Pa. Pardons Secretary Brandon Flood speaks during a news conference at the state Capitol in Harrisburg, Pa., on 4/8/19. Capital-Star photo by John L. Micek
Brandon Flood knows all about what it’s like to need a second chance. After all, it wasn’t too long ago that he was looking for one himself.
When he was 17, Flood was convicted on charges of possession with intent to deliver cocaine. When he was 22, he was nabbed on a firearms violation. He’d bought the gun to protect himself after he’d been shot three times by an “unknown assailant” in Harrisburg.
But his motivations didn’t much matter. Flood served nine years in prison across the two sentences. It was during a spell at the state prison in Chester County that he decided it was time to turn his life around.
Now 36, the beneficiary of a pardon, his record expunged, his lessons learned, and his past behind him, Flood was unveiled Monday as the new secretary of the Pennsylvania Board of Pardons, where he’ll be in a position to hear the pleas of those looking for second chances of their own.
He’s well aware of the responsibility that comes with that position.
There are people who “want to bury that scarlet letter of a conviction,” Flood said Monday during a Capitol news conference. “It is about empathy. And oftentimes, when it comes it to these particular positions of influence, decision-makers do not possess that empathy. With me, you do have someone who is empathetic.”
Flood said Monday that he rarely speaks about his past to friends and colleagues because he didn’t want to be judged by the mistakes he’d made, but rather, by “the content of my character.”
And as crime victims rallied elsewhere in the Capitol on behalf of a proposal that would enshrine their protections in the state Constitution, Flood said his appointment “should not be viewed as undermining the integrity of the clemency process.” He said he planned to work closely with state Victim Advocate Jennifer Storm to make sure that the interests of victims were also considered during the board’s deliberations.
Flood’s appointment by his new boss, Lt. Gov. John Fetterman, who chairs the pardons board, comes amid an ongoing policy rethink on criminal justice matters, as lawmakers try to tame costs, cut the state’s prison population, and reduce recidivism, even as they work to protect the rights of victims and make sure that the most violent criminals are behind bars.
It’s a push that’s stretched across the aisle, uniting progressive-minded reformers and such conservative activists as Americans for Prosperity, who see exploding prison costs as an unwise use of already stretched taxpayer dollars.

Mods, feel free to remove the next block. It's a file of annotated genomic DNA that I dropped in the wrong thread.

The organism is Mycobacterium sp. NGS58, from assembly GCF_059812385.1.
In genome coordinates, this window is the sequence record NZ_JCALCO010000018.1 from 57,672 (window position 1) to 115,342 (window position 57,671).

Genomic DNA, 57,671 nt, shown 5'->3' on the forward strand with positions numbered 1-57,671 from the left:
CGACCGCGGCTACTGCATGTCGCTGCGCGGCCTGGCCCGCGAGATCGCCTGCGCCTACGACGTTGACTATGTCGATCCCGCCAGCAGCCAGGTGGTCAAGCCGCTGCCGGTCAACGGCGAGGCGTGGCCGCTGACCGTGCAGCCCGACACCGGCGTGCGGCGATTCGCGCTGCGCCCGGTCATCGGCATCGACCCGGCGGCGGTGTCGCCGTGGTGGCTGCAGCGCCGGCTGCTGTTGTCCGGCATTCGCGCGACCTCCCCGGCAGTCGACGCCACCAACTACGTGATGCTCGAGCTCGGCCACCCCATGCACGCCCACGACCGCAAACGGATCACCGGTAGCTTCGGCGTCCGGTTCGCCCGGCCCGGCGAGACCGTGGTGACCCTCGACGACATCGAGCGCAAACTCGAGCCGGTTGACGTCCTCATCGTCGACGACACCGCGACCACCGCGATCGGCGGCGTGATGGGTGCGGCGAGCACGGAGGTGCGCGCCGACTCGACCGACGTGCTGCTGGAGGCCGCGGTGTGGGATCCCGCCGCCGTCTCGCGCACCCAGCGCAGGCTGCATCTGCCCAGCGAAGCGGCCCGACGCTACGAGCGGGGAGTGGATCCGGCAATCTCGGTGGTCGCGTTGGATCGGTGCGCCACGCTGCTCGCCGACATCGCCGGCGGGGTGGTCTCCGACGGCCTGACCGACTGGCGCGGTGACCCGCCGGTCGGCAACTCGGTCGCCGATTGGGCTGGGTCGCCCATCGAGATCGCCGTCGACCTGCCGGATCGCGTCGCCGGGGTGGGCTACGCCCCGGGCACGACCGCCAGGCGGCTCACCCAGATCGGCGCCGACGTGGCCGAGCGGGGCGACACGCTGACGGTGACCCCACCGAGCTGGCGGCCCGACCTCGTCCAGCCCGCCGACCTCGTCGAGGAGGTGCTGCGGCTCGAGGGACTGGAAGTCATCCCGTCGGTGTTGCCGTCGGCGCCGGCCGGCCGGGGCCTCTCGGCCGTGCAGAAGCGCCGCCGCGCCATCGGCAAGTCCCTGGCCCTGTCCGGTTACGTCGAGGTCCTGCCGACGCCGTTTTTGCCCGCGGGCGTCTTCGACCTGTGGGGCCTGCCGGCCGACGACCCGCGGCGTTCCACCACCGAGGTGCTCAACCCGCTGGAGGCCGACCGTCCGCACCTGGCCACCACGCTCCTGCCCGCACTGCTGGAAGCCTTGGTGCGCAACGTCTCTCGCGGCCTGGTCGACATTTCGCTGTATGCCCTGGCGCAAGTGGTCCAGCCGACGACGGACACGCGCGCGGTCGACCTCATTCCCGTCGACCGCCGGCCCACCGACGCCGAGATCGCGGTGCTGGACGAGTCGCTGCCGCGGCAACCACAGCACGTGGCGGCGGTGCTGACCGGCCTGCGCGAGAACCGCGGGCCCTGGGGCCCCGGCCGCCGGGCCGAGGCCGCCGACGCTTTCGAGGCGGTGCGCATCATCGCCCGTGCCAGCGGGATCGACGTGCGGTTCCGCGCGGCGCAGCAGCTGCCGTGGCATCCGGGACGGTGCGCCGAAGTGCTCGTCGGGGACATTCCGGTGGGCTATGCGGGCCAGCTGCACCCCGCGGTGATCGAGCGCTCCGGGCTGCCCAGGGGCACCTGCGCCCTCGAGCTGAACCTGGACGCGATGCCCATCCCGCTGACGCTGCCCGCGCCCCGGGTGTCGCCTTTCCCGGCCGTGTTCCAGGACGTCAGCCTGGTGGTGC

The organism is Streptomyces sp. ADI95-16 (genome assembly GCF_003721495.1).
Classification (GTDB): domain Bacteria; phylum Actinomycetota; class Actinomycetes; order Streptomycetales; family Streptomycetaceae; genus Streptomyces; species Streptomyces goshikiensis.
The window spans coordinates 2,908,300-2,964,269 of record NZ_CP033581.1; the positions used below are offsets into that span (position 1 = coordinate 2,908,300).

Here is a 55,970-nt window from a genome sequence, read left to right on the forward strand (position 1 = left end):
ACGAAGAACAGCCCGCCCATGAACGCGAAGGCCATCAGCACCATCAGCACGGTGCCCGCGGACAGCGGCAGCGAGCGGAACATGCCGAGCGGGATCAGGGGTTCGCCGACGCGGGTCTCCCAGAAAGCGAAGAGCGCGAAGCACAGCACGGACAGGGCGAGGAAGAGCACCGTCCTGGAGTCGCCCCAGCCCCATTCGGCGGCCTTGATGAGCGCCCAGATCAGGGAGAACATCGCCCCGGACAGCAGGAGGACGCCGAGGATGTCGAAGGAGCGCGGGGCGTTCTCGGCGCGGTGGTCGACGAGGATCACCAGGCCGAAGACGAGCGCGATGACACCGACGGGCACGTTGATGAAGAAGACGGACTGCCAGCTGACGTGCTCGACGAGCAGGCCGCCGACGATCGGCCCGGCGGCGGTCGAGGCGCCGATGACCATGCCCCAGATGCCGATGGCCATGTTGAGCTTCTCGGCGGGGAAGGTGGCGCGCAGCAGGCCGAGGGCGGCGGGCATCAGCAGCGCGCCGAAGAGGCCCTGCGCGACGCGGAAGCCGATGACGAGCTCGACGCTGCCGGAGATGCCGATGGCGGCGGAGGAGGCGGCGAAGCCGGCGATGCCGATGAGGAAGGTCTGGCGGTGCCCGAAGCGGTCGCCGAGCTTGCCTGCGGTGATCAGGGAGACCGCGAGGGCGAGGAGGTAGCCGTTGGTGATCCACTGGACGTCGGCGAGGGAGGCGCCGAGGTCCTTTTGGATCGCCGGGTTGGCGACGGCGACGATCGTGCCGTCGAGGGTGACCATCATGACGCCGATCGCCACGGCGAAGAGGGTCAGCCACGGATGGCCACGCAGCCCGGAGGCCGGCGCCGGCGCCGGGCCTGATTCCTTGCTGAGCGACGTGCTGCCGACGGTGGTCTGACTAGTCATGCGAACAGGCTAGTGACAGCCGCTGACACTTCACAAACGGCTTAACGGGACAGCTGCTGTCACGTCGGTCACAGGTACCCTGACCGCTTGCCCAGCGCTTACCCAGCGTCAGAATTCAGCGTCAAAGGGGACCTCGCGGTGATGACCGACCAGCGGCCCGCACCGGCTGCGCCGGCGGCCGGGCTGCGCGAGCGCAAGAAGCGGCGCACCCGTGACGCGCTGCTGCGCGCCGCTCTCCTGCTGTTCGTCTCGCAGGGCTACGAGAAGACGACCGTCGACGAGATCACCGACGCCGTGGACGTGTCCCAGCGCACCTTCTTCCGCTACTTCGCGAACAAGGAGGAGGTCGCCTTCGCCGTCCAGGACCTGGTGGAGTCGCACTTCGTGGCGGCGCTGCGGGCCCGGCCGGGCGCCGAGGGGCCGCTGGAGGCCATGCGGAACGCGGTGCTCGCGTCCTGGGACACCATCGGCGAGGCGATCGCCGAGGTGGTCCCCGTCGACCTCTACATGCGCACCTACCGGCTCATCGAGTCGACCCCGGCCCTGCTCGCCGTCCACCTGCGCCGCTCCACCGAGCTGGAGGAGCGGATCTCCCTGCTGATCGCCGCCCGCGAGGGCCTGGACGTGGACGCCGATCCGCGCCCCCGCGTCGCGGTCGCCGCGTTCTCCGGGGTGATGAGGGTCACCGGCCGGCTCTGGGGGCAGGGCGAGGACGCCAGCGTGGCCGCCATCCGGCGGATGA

Those efforts, begun under the administration of former Republican Gov. Tom Corbett, continued by Democratic Gov. Tom Wolf, and shepherded across both by Corrections Secretary John Wetzel and allies in the General Assembly, have led to Pennsylvania being recognized as national leader for reform.
Since taking office in February, Fetterman has advocated for reforming the pardons process, which he argues is unnecessarily complicated and intimidating for those who want to use it. On Monday, he and lawmakers in attendance at the news conference argued for changes, some of which would require legislative authorization, to streamline its operations.
Under current law, for instance, a person who obtains a pardon must still go to court to seek to have his or her criminal record expunged from the record. Depending on the county and the circumstances, that process can be cost prohibitive for some applicants, Flood said, adding that he had to spend $1,500 to have his record expunged.
“We need an automatic expungement process,” said Sen. Camera Bartolotta, a Washington County Republican who co-chairs the chamber’s Criminal Justice Reform Caucus. “There’s no reason for people to go through that. We need to do it for them.”
Other changes, which do not require legislative approval, include bringing the pardons application process online. In an interview with The Capital-Star in February, Fetterman brought out a sample application, a roughly half-inch thick sheaf of paper, written in dense bureaucratese.
Republicans and Democrats on hand Monday both argued that a reformed pardons process held the key to improving the state’s economy and lifting the bar to opportunity to former inmates who’d done their time and wanted a new start.
“We cannot reform criminal justice without reforming the pardons process,” House Democratic Whip Jordan Harris, of Philadelphia, said. “We’ve made strides. But there are many who are still locked out.”
In addition to his personal experience with the pardons process, Flood, a former state Senate staffer, also brings with him hands-on experience with the legislative process. His appointment will help improve “a process that’s important for all Pennsylvanians, to allow them to participate in our society,” Fetterman said.
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